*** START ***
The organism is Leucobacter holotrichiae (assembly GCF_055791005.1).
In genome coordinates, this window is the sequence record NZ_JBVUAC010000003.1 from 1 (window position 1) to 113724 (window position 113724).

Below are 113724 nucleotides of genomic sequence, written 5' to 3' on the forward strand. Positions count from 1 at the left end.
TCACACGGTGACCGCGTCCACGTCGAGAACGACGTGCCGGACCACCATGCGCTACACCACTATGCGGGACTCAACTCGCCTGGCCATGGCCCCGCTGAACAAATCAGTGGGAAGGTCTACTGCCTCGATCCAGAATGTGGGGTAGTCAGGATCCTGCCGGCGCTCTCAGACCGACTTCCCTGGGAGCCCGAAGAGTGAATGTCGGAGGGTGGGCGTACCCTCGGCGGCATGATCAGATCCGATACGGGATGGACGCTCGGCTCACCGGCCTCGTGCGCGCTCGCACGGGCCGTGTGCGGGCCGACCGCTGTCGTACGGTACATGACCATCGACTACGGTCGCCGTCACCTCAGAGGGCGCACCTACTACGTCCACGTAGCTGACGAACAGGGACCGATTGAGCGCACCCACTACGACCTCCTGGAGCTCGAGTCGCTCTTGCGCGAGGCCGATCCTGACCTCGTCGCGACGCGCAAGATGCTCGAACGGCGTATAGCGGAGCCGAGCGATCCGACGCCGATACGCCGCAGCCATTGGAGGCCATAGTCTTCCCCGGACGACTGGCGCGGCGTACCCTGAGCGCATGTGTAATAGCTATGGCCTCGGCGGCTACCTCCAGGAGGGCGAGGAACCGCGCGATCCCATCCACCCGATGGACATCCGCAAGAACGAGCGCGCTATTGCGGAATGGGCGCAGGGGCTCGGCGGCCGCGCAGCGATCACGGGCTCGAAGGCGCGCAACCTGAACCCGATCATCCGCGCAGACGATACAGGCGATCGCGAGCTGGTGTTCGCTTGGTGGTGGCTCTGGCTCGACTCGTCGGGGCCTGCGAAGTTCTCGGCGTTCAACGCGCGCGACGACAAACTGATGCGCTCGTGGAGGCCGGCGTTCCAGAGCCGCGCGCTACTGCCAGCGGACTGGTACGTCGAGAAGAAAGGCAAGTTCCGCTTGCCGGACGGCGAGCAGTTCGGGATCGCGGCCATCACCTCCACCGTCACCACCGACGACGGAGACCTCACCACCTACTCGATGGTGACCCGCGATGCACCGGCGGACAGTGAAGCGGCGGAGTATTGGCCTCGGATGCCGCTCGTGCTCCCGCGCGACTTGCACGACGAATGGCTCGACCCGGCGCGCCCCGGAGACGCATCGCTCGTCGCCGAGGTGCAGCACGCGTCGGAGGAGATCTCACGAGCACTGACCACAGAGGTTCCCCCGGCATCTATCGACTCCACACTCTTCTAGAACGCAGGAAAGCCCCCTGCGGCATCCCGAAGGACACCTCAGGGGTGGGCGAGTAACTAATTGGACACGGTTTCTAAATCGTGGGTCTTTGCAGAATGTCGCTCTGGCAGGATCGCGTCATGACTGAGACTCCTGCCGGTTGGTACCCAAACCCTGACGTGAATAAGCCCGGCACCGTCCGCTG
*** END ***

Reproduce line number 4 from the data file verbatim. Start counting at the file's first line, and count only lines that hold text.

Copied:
TCACACGGTGACCGCGTCCACGTCGAGAACGACGTGCCGGACCACCATGCGCTACACCACTATGCGGGACTCAACTCGCCTGGCCATGGCCCCGCTGAACAAATCAGTGGGAAGGTCTACTGCCTCGATCCAGAATGTGGGGTAGTCAGGATCCTGCCGGCGCTCTCAGACCGACTTCCCTGGGAGCCCGAAGAGTGAATGTCGGAGGGTGGGCGTACCCTCGGCGGCATGATCAGATCCGATACGGGATGGACGCTCGGCTCACCGGCCTCGTGCGCGCTCGCACGGGCCGTGTGCGGGCCGACCGCTGTCGTACGGTACATGACCATCGACTACGGTCGCCGTCACCTCAGAGGGCGCACCTACTACGTCCACGTAGCTGACGAACAGGGACCGATTGAGCGCACCCACTACGACCTCCTGGAGCTCGAGTCGCTCTTGCGCGAGGCCGATCCTGACCTCGTCGCGACGCGCAAGATGCTCGAACGGCGTATAGCGGAGCCGAGCGATCCGACGCCGATACGCCGCAGCCATTGGAGGCCATAGTCTTCCCCGGACGACTGGCGCGGCGTACCCTGAGCGCATGTGTAATAGCTATGGCCTCGGCGGCTACCTCCAGGAGGGCGAGGAACCGCGCGATCCCATCCACCCGATGGACATCCGCAAGAACGAGCGCGCTATTGCGGAATGGGCGCAGGGGCTCGGCGGCCGCGCAGCGATCACGGGCTCGAAGGCGCGCAACCTGAACCCGATCATCCGCGCAGACGATACAGGCGATCGCGAGCTGGTGTTCGCTTGGTGGTGGCTCTGGCTCGACTCGTCGGGGCCTGCGAAGTTCTCGGCGTTCAACGCGCGCGACGACAAACTGATGCGCTCGTGGAGGCCGGCGTTCCAGAGCCGCGCGCTACTGCCAGCGGACTGGTACGTCGAGAAGAAAGGCAAGTTCCGCTTGCCGGACGGCGAGCAGTTCGGGATCGCGGCCATCACCTCCACCGTCACCACCGACGACGGAGACCTCACCACCTACTCGATGGTGACCCGCGATGCACCGGCGGACAGTGAAGCGGCGGAGTATTGGCCTCGGATGCCGCTCGTGCTCCCGCGCGACTTGCACGACGAATGGCTCGACCCGGCGCGCCCCGGAGACGCATCGCTCGTCGCCGAGGTGCAGCACGCGTCGGAGGAGATCTCACGAGCACTGACCACAGAGGTTCCCCCGGCATCTATCGACTCCACACTCTTCTAGAACGCAGGAAAGCCCCCTGCGGCATCCCGAAGGACACCTCAGGGGTGGGCGAGTAACTAATTGGACACGGTTTCTAAATCGTGGGTCTTTGCAGAATGTCGCTCTGGCAGGATCGCGTCATGACTGAGACTCCTGCCGGTTGGTACCCAAACCCTGACGTGAATAAGCCCGGCACCGTCCGCTG